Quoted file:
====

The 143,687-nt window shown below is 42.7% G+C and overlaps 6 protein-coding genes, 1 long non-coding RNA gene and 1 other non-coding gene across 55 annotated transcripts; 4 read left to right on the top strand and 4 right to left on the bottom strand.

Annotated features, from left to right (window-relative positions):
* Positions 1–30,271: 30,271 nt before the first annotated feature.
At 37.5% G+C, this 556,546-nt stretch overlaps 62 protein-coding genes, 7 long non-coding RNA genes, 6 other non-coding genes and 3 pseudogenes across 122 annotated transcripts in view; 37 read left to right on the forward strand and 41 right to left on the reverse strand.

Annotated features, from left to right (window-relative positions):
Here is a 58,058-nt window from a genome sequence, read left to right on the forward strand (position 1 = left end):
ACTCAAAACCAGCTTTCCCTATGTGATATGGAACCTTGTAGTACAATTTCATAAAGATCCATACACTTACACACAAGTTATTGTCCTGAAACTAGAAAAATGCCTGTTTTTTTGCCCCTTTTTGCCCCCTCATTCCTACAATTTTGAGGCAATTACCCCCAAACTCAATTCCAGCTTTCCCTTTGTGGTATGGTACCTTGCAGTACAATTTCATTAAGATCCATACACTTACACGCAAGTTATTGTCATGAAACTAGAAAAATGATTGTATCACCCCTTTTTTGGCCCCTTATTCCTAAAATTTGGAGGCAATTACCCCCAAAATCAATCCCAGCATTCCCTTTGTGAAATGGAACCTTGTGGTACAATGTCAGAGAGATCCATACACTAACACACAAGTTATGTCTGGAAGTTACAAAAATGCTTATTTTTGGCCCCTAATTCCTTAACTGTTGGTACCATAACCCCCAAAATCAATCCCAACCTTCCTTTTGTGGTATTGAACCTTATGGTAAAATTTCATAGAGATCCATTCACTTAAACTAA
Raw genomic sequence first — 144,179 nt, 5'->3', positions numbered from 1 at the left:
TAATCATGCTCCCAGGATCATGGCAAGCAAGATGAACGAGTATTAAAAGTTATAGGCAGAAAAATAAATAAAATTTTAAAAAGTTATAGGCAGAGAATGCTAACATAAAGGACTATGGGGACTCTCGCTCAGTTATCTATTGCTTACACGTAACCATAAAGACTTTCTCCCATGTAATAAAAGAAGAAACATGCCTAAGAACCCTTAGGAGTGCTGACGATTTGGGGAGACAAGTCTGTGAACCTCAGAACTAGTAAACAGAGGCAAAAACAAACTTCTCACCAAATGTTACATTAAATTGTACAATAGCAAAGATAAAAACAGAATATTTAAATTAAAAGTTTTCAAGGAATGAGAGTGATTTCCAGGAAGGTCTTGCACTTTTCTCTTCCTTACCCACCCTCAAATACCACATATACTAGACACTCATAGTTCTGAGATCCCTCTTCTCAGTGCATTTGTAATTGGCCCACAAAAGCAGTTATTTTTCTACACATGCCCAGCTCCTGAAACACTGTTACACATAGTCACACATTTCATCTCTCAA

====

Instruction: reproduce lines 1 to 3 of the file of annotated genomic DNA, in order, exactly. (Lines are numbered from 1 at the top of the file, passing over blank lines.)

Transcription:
The 143,687-nt window shown below is 42.7% G+C and overlaps 6 protein-coding genes, 1 long non-coding RNA gene and 1 other non-coding gene across 55 annotated transcripts; 4 read left to right on the top strand and 4 right to left on the bottom strand.

Annotated features, from left to right (window-relative positions):
* Positions 1–30,271: 30,271 nt before the first annotated feature.